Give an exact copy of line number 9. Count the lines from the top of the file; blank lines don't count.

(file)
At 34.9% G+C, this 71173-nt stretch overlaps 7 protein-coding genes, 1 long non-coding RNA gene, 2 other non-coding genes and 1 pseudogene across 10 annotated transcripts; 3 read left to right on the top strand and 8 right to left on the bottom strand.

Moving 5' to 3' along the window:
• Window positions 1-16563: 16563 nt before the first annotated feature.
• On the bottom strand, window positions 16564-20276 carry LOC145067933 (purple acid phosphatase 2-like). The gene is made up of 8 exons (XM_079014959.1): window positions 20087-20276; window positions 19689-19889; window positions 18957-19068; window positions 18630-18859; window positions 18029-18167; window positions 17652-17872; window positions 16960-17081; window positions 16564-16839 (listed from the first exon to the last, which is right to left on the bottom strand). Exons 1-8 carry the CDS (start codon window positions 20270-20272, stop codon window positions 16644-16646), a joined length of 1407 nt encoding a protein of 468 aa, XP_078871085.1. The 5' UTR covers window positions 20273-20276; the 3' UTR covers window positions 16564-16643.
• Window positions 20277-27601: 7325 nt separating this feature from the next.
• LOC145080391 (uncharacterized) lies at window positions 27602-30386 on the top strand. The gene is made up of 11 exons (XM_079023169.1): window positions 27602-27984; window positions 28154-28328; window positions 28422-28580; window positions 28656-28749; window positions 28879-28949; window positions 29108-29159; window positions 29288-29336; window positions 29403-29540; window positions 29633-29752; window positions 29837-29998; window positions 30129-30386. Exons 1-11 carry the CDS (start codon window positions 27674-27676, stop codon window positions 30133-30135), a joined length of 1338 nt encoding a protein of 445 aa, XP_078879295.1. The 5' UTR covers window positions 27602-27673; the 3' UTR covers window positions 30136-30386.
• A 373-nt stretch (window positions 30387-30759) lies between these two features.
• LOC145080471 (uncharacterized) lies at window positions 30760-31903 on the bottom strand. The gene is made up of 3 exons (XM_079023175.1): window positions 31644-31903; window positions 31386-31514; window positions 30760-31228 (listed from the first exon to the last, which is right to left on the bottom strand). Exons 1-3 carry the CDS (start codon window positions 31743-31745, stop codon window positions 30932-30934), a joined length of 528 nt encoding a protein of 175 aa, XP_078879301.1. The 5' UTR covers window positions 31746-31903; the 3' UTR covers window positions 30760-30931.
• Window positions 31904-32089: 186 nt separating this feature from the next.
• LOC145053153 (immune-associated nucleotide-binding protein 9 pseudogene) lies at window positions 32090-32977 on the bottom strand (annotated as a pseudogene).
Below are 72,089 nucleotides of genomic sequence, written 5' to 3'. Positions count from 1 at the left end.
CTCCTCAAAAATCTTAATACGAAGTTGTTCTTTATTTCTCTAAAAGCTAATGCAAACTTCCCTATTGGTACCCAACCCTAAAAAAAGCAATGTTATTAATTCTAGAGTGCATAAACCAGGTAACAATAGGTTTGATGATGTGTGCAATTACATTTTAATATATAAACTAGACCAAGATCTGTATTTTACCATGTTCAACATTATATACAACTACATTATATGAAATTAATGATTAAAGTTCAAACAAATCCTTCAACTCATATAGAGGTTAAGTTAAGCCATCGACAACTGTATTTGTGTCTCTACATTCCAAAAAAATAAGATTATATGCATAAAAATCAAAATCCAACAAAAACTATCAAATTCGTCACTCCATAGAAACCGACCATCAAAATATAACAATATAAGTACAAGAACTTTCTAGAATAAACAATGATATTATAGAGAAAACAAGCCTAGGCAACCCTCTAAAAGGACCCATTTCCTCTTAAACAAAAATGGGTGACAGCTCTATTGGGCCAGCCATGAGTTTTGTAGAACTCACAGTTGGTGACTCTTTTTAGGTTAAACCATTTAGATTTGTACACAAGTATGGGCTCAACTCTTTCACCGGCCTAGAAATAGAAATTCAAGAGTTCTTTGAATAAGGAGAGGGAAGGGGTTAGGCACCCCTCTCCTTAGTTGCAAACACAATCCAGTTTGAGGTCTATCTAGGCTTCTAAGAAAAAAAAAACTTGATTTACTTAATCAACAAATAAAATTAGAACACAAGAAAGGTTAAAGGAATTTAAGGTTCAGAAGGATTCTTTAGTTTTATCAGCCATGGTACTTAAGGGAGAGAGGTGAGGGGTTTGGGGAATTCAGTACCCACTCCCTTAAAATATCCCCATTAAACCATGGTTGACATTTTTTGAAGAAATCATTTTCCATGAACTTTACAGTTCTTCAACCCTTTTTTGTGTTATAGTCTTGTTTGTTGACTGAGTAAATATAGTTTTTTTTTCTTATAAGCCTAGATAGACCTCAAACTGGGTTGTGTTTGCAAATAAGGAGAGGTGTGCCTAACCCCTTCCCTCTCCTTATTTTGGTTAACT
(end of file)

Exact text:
• Window positions 31904-32089: 186 nt separating this feature from the next.